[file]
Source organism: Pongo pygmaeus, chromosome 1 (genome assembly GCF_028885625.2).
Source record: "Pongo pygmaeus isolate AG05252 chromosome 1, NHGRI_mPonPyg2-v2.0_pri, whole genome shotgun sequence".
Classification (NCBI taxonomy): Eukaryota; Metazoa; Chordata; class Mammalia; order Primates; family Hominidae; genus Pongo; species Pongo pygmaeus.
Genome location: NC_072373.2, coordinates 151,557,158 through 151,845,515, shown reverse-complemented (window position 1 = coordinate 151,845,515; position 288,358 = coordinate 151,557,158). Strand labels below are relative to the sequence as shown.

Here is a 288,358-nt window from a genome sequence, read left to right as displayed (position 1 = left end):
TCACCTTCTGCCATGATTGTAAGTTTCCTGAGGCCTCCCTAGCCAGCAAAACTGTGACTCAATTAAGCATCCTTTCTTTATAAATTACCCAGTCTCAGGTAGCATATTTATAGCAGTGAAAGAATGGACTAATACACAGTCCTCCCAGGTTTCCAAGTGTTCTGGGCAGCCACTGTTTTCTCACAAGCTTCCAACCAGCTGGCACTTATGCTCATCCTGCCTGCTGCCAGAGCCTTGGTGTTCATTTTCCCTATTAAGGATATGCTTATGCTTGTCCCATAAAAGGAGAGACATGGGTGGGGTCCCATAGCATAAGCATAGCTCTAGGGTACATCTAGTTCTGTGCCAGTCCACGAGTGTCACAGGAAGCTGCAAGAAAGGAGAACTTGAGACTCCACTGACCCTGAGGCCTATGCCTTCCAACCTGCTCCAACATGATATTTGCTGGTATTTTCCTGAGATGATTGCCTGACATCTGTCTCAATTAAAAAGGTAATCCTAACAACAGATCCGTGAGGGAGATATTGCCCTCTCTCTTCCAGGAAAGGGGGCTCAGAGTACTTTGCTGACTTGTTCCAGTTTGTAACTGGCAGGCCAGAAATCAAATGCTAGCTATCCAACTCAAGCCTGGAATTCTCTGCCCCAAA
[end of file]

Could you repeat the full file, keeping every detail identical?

Source organism: Pongo pygmaeus, chromosome 1 (genome assembly GCF_028885625.2).
Source record: "Pongo pygmaeus isolate AG05252 chromosome 1, NHGRI_mPonPyg2-v2.0_pri, whole genome shotgun sequence".
Classification (NCBI taxonomy): Eukaryota; Metazoa; Chordata; class Mammalia; order Primates; family Hominidae; genus Pongo; species Pongo pygmaeus.
Genome location: NC_072373.2, coordinates 151,557,158 through 151,845,515, shown reverse-complemented (window position 1 = coordinate 151,845,515; position 288,358 = coordinate 151,557,158). Strand labels below are relative to the sequence as shown.

Here is a 288,358-nt window from a genome sequence, read left to right as displayed (position 1 = left end):
TCACCTTCTGCCATGATTGTAAGTTTCCTGAGGCCTCCCTAGCCAGCAAAACTGTGACTCAATTAAGCATCCTTTCTTTATAAATTACCCAGTCTCAGGTAGCATATTTATAGCAGTGAAAGAATGGACTAATACACAGTCCTCCCAGGTTTCCAAGTGTTCTGGGCAGCCACTGTTTTCTCACAAGCTTCCAACCAGCTGGCACTTATGCTCATCCTGCCTGCTGCCAGAGCCTTGGTGTTCATTTTCCCTATTAAGGATATGCTTATGCTTGTCCCATAAAAGGAGAGACATGGGTGGGGTCCCATAGCATAAGCATAGCTCTAGGGTACATCTAGTTCTGTGCCAGTCCACGAGTGTCACAGGAAGCTGCAAGAAAGGAGAACTTGAGACTCCACTGACCCTGAGGCCTATGCCTTCCAACCTGCTCCAACATGATATTTGCTGGTATTTTCCTGAGATGATTGCCTGACATCTGTCTCAATTAAAAAGGTAATCCTAACAACAGATCCGTGAGGGAGATATTGCCCTCTCTCTTCCAGGAAAGGGGGCTCAGAGTACTTTGCTGACTTGTTCCAGTTTGTAACTGGCAGGCCAGAAATCAAATGCTAGCTATCCAACTCAAGCCTGGAATTCTCTGCCCCAAA